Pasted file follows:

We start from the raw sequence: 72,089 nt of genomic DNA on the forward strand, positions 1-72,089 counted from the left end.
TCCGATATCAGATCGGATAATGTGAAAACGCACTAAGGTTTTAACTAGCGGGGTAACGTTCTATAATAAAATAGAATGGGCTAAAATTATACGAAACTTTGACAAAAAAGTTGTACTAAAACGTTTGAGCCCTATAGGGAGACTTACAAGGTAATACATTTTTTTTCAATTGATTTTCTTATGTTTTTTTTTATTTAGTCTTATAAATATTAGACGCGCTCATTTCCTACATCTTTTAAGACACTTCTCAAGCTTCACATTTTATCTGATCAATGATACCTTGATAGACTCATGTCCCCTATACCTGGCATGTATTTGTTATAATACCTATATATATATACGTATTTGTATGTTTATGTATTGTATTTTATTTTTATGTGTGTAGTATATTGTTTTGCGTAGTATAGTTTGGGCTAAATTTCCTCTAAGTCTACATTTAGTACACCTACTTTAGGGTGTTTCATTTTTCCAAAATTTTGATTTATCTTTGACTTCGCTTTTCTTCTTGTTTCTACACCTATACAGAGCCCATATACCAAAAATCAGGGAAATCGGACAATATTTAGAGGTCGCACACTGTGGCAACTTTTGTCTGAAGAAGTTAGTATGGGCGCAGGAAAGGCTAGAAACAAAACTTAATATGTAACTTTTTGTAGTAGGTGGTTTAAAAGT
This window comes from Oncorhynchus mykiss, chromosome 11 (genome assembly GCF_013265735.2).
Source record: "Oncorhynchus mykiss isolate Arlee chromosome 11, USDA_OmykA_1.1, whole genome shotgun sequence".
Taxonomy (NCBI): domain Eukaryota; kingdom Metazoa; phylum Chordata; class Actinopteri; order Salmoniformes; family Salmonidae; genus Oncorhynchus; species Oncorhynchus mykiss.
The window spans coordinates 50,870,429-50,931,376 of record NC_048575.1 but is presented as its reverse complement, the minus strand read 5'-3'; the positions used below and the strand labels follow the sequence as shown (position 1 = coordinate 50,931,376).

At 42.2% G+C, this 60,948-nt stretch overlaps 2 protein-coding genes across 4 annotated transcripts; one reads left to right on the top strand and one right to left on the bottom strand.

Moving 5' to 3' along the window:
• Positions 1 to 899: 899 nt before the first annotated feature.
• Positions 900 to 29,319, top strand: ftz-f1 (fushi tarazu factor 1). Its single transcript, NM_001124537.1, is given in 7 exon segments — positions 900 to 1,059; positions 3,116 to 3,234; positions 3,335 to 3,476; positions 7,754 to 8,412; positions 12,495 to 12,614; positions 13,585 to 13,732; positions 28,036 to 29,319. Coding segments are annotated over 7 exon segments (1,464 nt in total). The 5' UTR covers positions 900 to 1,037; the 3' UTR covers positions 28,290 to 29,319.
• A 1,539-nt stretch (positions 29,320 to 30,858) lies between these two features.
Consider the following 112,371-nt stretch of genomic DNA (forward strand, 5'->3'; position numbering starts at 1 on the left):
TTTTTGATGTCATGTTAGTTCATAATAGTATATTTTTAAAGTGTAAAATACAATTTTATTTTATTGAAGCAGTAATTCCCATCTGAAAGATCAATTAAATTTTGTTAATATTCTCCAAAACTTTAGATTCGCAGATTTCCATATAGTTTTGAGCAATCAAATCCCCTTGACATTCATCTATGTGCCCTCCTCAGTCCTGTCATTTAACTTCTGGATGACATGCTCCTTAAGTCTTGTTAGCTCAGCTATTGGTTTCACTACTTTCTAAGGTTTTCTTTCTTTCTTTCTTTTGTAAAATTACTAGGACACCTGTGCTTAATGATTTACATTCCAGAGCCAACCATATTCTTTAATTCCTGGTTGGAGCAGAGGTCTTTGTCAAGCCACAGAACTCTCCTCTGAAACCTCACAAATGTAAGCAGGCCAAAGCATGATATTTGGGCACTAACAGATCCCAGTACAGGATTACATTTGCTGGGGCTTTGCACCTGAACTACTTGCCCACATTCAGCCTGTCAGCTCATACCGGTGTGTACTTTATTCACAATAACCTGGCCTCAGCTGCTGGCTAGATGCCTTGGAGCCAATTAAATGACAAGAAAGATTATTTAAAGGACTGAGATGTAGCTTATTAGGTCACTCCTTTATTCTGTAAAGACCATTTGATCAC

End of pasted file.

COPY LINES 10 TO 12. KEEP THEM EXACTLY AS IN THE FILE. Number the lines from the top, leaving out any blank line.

• Positions 900 to 29,319, top strand: ftz-f1 (fushi tarazu factor 1). Its single transcript, NM_001124537.1, is given in 7 exon segments — positions 900 to 1,059; positions 3,116 to 3,234; positions 3,335 to 3,476; positions 7,754 to 8,412; positions 12,495 to 12,614; positions 13,585 to 13,732; positions 28,036 to 29,319. Coding segments are annotated over 7 exon segments (1,464 nt in total). The 5' UTR covers positions 900 to 1,037; the 3' UTR covers positions 28,290 to 29,319.
• A 1,539-nt stretch (positions 29,320 to 30,858) lies between these two features.
Consider the following 112,371-nt stretch of genomic DNA (forward strand, 5'->3'; position numbering starts at 1 on the left):